One of the stranger stories of this Yankee offseason is been how little respect Jordan Montgomery seems to have received. Last year, Montgomery finished sixth in the Rookie of the Year voting despite having more WAR than any American League rookie other than Aaron Judge. While not an ace, Montgomery was a more than solid back of the rotation starter going 9-7 with a 3.88 ERA as a 24 year old rookie. Montgomery was in the rotation for essentially the whole season, making 29 starts and no relief appearances while striking out almost three times as many batters as he walked. These are not Cy Young numbers, but pitchers like that have real value, especially when they are 24 year old lefties. Despite this performance during the regular season, Montgomery did not pitch at all in the postseason, while the Yankees have spent much of the offseason trying to bolster their pitching rotation and therefore limit Montgomery’s 2018 role.
This is puzzling, particularly as there has been no mention of Montgomery being injured. Instead, the Yankees have explored trades for Gerrit Cole, Michael Fulmer and Patrick Corbin. Each of these pitchers could help the Yankees. Cole has a high ceiling and could become an excellent pitcher. Fulmer has been very good through his first two years in the big leagues. Corbin is solid, but not much more. Of these three pitchers, only Fulmer is clearly better than Montgomery. The trade discussions with Detroit appear to be stalled so it is not likely Fulmer will be in pinstripes anytime soon. Montgomery’s age and contract status make him even more appealing relative to these three pitchers as he is a few months older than Fulmer and is younger than the other two.
Last week, Hot Stove League rumors linked the Yankees to Yu Darvish. While it seems unlikely, the rumor makes sense. First, it wouldn’t be the offseason if the Yankees weren’t somehow seen to be pursuing the most expensive free agent available. Additionally, Darvish is an ace who, presuming he stops tipping his pitches in big games, would have a big impact on the team, but would cost money but no prospects.
Despite these efforts to bolster their pitching rotation, the situation is not at all dire. If the Yankees make no other moves, they will go into the season with their fifth starter being a 25 year old lefty who pitched 155.1 innings with an ERA+ of 116 last year. Many teams will enter the season with a pitcher with similar 2017 numbers as there number two starter. On the other hand, Montgomery is 25, which is a bit on the old side for pitchers who go on to greatness. He also was never a very highly touted prospect, despite being a fourth round draft pick. All this suggests that unlike Cole of Fulmer, Montgomery’s ceiling is not very high.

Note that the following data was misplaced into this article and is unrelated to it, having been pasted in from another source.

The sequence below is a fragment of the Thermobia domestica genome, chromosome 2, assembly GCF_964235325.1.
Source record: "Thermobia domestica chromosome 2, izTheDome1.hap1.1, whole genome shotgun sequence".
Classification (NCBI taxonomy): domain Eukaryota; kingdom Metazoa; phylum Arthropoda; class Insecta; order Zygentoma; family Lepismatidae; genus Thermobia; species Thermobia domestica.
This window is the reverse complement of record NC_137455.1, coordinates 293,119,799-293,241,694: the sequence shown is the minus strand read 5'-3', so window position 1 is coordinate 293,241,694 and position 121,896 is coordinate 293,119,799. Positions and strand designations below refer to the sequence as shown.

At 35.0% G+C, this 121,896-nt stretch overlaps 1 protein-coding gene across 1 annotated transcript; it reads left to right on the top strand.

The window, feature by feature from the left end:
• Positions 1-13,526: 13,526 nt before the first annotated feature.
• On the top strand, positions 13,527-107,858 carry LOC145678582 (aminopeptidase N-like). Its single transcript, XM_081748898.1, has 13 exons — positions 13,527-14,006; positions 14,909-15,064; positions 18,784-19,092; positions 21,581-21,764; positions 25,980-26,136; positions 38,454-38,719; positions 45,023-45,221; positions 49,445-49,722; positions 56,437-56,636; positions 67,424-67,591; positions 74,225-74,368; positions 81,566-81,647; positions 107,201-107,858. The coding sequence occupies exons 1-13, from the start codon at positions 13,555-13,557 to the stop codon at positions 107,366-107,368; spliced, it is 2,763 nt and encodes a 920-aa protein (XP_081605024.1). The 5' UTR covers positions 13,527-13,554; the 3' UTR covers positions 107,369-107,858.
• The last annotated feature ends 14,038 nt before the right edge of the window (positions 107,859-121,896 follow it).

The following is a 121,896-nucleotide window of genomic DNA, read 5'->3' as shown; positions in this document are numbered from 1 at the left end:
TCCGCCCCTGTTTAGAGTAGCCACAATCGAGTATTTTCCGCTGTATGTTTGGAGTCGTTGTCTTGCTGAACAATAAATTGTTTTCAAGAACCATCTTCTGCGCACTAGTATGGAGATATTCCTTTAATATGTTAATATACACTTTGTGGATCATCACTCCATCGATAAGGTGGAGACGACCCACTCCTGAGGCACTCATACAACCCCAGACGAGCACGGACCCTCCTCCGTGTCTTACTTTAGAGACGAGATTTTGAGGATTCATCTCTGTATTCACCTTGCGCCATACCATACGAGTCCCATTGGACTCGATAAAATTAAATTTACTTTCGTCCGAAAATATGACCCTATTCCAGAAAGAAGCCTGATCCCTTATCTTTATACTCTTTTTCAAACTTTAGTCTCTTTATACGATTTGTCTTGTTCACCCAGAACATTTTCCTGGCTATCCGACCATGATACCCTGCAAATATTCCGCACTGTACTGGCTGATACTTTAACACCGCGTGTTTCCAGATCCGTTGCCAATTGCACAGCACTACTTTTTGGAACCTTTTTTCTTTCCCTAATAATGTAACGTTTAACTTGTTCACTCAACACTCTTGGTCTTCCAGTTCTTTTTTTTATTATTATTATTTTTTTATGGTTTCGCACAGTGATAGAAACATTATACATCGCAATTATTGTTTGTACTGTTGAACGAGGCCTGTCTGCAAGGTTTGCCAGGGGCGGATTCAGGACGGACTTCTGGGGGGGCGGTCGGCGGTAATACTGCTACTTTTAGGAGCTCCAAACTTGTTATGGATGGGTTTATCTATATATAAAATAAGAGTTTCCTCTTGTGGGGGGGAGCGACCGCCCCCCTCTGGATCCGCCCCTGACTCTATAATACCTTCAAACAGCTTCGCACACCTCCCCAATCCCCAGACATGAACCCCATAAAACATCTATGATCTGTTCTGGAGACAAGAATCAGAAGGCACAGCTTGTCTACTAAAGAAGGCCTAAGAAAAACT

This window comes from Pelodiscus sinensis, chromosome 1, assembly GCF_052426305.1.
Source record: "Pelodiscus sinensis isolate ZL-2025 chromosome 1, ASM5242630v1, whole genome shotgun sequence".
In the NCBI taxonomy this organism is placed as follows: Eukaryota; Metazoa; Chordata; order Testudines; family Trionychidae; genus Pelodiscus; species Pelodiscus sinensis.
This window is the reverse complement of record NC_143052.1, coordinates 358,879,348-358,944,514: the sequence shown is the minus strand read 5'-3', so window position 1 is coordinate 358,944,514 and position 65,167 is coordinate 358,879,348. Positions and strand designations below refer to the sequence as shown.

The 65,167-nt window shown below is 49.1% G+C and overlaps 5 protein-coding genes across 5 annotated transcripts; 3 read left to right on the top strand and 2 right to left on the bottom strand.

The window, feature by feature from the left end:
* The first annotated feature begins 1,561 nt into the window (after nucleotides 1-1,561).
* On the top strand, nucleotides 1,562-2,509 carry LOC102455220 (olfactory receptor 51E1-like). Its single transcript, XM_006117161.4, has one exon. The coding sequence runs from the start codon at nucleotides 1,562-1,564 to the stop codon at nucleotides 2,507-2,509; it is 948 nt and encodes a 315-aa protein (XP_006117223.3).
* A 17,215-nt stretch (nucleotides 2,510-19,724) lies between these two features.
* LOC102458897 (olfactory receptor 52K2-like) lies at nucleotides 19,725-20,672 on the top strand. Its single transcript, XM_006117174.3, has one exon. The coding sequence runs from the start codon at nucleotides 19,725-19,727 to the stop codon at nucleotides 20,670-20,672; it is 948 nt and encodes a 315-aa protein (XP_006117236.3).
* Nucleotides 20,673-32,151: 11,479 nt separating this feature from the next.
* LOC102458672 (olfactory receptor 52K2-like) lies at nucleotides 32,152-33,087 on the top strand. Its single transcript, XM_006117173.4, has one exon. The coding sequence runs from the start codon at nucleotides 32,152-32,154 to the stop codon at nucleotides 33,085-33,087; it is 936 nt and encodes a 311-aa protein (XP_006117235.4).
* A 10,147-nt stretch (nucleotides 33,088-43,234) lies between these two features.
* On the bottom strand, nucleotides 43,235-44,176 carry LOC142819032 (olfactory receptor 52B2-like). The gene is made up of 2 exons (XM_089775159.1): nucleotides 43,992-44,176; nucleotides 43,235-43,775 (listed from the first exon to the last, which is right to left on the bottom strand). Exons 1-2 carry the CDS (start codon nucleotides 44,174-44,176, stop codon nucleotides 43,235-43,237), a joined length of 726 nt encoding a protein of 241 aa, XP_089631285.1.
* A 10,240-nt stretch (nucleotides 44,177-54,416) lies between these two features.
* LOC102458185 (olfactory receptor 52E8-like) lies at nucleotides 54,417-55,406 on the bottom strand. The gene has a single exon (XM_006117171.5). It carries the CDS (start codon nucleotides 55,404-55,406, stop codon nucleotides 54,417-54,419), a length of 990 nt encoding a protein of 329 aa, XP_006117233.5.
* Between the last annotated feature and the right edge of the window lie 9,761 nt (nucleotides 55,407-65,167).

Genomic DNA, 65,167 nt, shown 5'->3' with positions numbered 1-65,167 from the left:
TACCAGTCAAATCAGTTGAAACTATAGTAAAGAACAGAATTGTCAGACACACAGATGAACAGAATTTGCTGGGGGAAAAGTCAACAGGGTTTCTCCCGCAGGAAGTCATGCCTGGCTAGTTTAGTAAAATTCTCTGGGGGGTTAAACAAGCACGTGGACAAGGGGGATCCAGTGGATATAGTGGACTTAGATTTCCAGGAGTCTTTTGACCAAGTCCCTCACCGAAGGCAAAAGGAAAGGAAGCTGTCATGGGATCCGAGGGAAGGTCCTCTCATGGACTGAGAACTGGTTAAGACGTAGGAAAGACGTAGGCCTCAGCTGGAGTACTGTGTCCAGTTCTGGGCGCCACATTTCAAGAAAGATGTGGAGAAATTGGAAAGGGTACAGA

Montgomery may never develop much beyond where he was last year, although that cannot be ruled out entirely. Even if he stays more or less where he was in 2017, he still brings real value to the Yankees, particularly given that he does not earn a big salary. All teams need back of the rotation starters to quietly take the ball every fifth day and keep their team in the game. Some teams, the 1998 Yankees come to mind, have very strong top to bottom rotations, but many championship teams, the 2017 Astros are a good example, do not. If Montgomery pitches as he did in 2017 in 2018, the Yankees will be getting more than enough from their number five starter.
The hesitancy the Yankees have shown in handing Montgomery a larger role for the 2018 season suggests that Brian Cashman, Aaron Boone and others have less confidence in Montgomery than his numbers suggest. It is certainly possible that Montgomery has a minor injury that is causing concern for the Yankee brass, but there have been no reports of that. Similarly, Montgomery handled his first big league season well. He struggled in July as he was 1-2 with a 5.90 ERA in his five starts that month, but ended strong going 2-0 with a 2.49 ERA over his last five starts of the year. Some players are perennially under appreciated because they don’t look the part, but for Montgomery who is 6’6” and 225 lbs, that is not the case either. The Yankees may fear that Montgomery is simply not as good as his 2017 numbers suggest and that an upgrade is essential. That fear should be balanced against the real possibility that in seeking to upgrade the back of the rotation, the Yankees include him in a swap for a pitcher with a bigger name but comparable ability and see Montgomery continue his solid pitching, at a very affordable price for another team.
Photo: cc/ Keith Allison